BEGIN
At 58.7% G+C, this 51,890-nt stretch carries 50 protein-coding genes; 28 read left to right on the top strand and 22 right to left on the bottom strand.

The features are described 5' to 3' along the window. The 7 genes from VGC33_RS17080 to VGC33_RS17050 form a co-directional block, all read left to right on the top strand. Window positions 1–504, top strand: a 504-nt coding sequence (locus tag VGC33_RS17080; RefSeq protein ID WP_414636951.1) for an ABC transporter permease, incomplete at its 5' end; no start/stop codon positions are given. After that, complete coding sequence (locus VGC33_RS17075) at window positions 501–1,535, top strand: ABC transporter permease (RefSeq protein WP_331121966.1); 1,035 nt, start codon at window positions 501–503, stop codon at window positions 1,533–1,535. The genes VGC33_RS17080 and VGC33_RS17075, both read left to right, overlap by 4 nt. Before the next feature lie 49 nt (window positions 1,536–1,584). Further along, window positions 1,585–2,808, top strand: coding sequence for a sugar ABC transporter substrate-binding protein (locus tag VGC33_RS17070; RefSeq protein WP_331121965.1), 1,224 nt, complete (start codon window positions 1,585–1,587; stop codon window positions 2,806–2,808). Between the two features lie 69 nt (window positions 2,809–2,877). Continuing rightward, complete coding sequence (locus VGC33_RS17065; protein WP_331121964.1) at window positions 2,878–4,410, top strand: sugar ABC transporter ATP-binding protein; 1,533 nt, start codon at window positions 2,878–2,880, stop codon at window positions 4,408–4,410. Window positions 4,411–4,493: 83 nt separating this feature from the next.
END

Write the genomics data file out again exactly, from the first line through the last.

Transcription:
At 58.7% G+C, this 51,890-nt stretch carries 50 protein-coding genes; 28 read left to right on the top strand and 22 right to left on the bottom strand.

The features are described 5' to 3' along the window. The 7 genes from VGC33_RS17080 to VGC33_RS17050 form a co-directional block, all read left to right on the top strand. Window positions 1–504, top strand: a 504-nt coding sequence (locus tag VGC33_RS17080; RefSeq protein ID WP_414636951.1) for an ABC transporter permease, incomplete at its 5' end; no start/stop codon positions are given. After that, complete coding sequence (locus VGC33_RS17075) at window positions 501–1,535, top strand: ABC transporter permease (RefSeq protein WP_331121966.1); 1,035 nt, start codon at window positions 501–503, stop codon at window positions 1,533–1,535. The genes VGC33_RS17080 and VGC33_RS17075, both read left to right, overlap by 4 nt. Before the next feature lie 49 nt (window positions 1,536–1,584). Further along, window positions 1,585–2,808, top strand: coding sequence for a sugar ABC transporter substrate-binding protein (locus tag VGC33_RS17070; RefSeq protein WP_331121965.1), 1,224 nt, complete (start codon window positions 1,585–1,587; stop codon window positions 2,806–2,808). Between the two features lie 69 nt (window positions 2,809–2,877). Continuing rightward, complete coding sequence (locus VGC33_RS17065; protein WP_331121964.1) at window positions 2,878–4,410, top strand: sugar ABC transporter ATP-binding protein; 1,533 nt, start codon at window positions 2,878–2,880, stop codon at window positions 4,408–4,410. Window positions 4,411–4,493: 83 nt separating this feature from the next.